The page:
Funding chiefs are preparing to concentrate cash for postgraduate students in the hands of the research elite if an ongoing review recommends more focused provision.
There has been sustained lobbying by the 1994 Group and Russell Group of research-intensive universities for greater concentration of postgraduate funding in recent months.
They aim to influence the outcome of the review of postgraduate provision being led by Adrian Smith, the Government's director general of science and research.
Now it has emerged that the Higher Education Funding Council for England has discussed rejigging research degree programme (RDP) funding, which is provided to support postgraduate students and is dispensed as part of the block grant.
Hefce announced last month that it was rebalancing the funding formula for mainstream quality- related (QR) research funding for 2010-11 to favour the research elite.
However, it made no mention in the announcement of any plans to redirect RDP cash.
But a paper considered by the Hefce board at a meeting on 28 January suggests that this could be on the cards in 2011-12, pending the outcome of the Smith review.
The paper, details of which were published last week, says: "We have not thus far introduced measures to produce a more concentrated allocation of the council's RDP grant, but we recognise that we may need to return to this issue in the next funding round in 2011, when our thinking can be informed by the findings of the (Smith) inquiry."
The number of students eligible for RDP funding grew after the research assessment exercise 2008, the paper notes, "with the increase located mainly in higher education institutions that do not have the largest groupings of excellent research".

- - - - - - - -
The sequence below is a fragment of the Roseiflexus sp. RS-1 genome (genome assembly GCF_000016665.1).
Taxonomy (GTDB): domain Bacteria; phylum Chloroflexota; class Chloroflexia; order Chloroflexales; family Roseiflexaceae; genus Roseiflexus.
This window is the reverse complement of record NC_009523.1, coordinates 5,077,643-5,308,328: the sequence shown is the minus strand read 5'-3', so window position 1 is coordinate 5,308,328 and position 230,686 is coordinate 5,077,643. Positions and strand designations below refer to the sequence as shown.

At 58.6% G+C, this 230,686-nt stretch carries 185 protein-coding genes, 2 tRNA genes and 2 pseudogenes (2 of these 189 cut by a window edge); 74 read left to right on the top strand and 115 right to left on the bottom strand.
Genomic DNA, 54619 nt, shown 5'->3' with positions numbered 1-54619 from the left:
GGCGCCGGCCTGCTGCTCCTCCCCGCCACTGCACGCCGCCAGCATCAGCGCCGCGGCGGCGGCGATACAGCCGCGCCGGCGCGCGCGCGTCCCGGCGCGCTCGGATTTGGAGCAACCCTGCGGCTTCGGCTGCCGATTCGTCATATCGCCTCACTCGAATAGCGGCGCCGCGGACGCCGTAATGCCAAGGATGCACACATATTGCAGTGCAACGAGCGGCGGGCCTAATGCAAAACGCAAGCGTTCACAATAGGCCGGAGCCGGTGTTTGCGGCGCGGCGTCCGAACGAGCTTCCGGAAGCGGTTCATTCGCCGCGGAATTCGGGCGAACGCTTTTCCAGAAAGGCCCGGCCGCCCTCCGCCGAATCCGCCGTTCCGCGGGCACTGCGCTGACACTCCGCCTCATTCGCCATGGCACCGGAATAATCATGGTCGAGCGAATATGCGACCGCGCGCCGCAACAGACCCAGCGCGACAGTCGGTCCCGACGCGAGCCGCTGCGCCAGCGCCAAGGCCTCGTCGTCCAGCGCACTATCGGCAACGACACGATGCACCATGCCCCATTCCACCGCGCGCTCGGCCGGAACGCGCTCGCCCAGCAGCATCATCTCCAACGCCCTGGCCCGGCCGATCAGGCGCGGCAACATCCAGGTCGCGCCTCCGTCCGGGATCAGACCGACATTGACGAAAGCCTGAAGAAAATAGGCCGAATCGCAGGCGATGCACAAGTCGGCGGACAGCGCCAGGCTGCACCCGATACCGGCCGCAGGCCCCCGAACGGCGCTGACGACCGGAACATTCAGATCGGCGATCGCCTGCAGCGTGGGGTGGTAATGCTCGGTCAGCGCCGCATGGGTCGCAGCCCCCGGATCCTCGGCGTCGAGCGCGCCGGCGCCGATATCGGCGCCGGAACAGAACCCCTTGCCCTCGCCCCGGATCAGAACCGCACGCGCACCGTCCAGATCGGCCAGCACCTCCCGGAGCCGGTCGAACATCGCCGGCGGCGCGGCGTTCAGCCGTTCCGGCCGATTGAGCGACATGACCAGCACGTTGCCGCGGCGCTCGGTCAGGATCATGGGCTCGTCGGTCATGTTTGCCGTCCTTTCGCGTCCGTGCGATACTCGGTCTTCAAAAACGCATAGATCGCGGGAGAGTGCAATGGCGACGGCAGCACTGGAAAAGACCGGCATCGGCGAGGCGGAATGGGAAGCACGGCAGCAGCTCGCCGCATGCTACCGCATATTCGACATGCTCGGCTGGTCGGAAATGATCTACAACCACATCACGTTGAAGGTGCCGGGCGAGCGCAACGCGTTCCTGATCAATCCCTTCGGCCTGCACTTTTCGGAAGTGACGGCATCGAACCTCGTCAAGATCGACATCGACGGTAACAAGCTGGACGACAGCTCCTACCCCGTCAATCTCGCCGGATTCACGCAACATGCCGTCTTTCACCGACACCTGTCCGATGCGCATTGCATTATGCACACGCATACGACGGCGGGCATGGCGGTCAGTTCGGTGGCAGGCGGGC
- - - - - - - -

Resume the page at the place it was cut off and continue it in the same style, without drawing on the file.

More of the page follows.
"This sits uncomfortably with our continuing reservations about the breadth and vitality of the training environment in very small units; with the increasing trend for research councils to allocate their support for research students through a limited number of doctoral training centres; and with recent calls from some heads of institution for our funding also to be more concentrated," it says.
It adds that the arguments about postgraduate concentration will be "rehearsed increasingly" ahead of the Smith review reporting its recommendations this spring.
The funding council considered cutting RDP funding for small departments after RAE 2008, but decided it would be unfair to do so.
David Sweeney, director of research at Hefce, said at the time that it "wouldn't be fair not to fund doctoral students in excellent departments", regardless of their location.
The paper, Recurrent Grant for 2010-11, presented to the Hefce board in January, also details the deliberations of the board in advance of its decision on QR funding.
It shows that the council considered three options for rejigging the mainstream QR funding formula, all of which would have resulted in increased concentration.
Under the change adopted, the funding council will give a bigger weighting to research that was judged to be "world leading" (4*) in RAE 2008.
The Hefce paper acknowledges that the move is likely to provoke speculation in the sector about the "scope for further concentration" ahead of next year's funding round, and also identifies risks to Hefce's credibility in pursuing a concentration agenda.
Les Ebdon, chair of the Million+ group of newer universities and vice-chancellor of the University of Bedfordshire, said the drive to increase the focus of research funding was "not evidence-based but politically based".
He added that the country was facing a "looming crisis" in some areas of doctoral study, claiming that the research elite would never supply the numbers of PhD students needed in sectors such as the creative arts.
Wendy Piatt, director general of the Russell Group, highlighted the concerns raised in the Hefce paper about the "breadth and vitality of the training environment" in small units.
"Public funding should be directed towards those institutions most capable of delivering excellent postgraduate research provision," she said.